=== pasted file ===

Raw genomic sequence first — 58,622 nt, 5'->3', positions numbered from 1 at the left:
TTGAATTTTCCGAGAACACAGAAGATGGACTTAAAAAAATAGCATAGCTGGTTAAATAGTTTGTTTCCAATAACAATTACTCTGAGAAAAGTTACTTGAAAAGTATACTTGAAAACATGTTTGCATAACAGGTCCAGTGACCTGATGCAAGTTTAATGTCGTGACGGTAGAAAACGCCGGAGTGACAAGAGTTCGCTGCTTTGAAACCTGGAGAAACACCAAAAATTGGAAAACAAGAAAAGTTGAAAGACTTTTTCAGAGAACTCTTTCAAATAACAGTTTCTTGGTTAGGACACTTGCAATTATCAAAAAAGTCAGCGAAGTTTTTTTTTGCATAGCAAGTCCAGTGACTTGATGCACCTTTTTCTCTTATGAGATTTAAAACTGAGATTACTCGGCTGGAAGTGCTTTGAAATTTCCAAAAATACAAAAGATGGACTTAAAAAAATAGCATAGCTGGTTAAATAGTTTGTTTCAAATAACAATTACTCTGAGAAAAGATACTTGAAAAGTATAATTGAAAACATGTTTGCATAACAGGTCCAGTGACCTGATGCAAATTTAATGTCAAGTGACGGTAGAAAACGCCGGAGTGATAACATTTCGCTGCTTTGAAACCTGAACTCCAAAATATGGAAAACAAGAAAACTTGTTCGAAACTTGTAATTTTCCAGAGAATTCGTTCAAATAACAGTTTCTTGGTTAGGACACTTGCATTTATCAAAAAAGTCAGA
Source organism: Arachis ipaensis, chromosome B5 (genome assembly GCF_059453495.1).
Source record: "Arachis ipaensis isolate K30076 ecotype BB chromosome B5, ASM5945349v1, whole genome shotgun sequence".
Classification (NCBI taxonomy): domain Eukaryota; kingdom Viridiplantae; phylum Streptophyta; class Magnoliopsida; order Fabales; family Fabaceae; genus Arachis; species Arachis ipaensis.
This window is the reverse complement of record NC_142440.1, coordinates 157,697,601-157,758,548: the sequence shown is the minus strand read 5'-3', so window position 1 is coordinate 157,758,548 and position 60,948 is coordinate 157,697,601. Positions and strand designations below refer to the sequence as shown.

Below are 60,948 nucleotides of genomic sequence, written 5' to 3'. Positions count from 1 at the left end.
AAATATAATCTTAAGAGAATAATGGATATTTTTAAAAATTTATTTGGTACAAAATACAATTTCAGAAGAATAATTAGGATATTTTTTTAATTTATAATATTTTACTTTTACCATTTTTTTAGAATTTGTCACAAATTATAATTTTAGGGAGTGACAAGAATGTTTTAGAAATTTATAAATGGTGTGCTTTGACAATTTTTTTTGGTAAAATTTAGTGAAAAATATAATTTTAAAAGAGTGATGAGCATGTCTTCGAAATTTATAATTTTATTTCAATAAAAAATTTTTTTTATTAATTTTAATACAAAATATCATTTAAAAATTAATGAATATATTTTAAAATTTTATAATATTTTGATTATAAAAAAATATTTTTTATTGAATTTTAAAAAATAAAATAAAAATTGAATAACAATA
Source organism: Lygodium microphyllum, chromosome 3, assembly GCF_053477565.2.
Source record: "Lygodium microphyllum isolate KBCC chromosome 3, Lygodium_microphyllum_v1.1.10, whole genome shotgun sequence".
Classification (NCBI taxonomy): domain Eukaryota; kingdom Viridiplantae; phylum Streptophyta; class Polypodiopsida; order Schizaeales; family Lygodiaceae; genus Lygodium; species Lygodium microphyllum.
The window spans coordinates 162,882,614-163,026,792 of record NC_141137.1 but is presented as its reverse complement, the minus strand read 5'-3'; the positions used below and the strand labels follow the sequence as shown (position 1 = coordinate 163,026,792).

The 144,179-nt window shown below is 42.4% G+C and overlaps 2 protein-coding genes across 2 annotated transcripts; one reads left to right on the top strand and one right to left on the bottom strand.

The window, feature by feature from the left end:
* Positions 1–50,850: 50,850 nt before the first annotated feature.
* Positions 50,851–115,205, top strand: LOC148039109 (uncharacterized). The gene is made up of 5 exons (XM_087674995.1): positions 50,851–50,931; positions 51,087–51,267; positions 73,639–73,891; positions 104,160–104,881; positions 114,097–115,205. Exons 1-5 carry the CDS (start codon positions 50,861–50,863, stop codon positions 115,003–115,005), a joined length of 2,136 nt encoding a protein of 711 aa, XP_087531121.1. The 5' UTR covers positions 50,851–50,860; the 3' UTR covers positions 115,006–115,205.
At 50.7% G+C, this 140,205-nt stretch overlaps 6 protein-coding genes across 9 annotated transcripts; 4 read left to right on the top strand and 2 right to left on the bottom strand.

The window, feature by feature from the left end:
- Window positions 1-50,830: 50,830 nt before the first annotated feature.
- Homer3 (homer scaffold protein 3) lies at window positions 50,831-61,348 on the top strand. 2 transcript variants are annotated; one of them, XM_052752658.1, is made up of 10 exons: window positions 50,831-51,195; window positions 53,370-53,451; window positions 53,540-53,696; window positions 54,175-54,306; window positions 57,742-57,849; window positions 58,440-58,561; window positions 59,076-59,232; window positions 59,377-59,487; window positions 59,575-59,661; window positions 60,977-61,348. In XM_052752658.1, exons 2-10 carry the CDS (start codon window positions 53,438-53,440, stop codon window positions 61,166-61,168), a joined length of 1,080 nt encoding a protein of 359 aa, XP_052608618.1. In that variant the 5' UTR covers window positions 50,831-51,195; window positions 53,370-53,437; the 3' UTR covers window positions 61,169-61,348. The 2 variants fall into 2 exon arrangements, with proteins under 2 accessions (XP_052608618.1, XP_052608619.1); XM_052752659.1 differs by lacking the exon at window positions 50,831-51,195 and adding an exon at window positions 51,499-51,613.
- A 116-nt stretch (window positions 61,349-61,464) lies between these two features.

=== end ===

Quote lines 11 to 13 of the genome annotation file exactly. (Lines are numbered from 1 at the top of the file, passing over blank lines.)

Classification (NCBI taxonomy): domain Eukaryota; kingdom Viridiplantae; phylum Streptophyta; class Polypodiopsida; order Schizaeales; family Lygodiaceae; genus Lygodium; species Lygodium microphyllum.
The window spans coordinates 162,882,614-163,026,792 of record NC_141137.1 but is presented as its reverse complement, the minus strand read 5'-3'; the positions used below and the strand labels follow the sequence as shown (position 1 = coordinate 163,026,792).

The 144,179-nt window shown below is 42.4% G+C and overlaps 2 protein-coding genes across 2 annotated transcripts; one reads left to right on the top strand and one right to left on the bottom strand.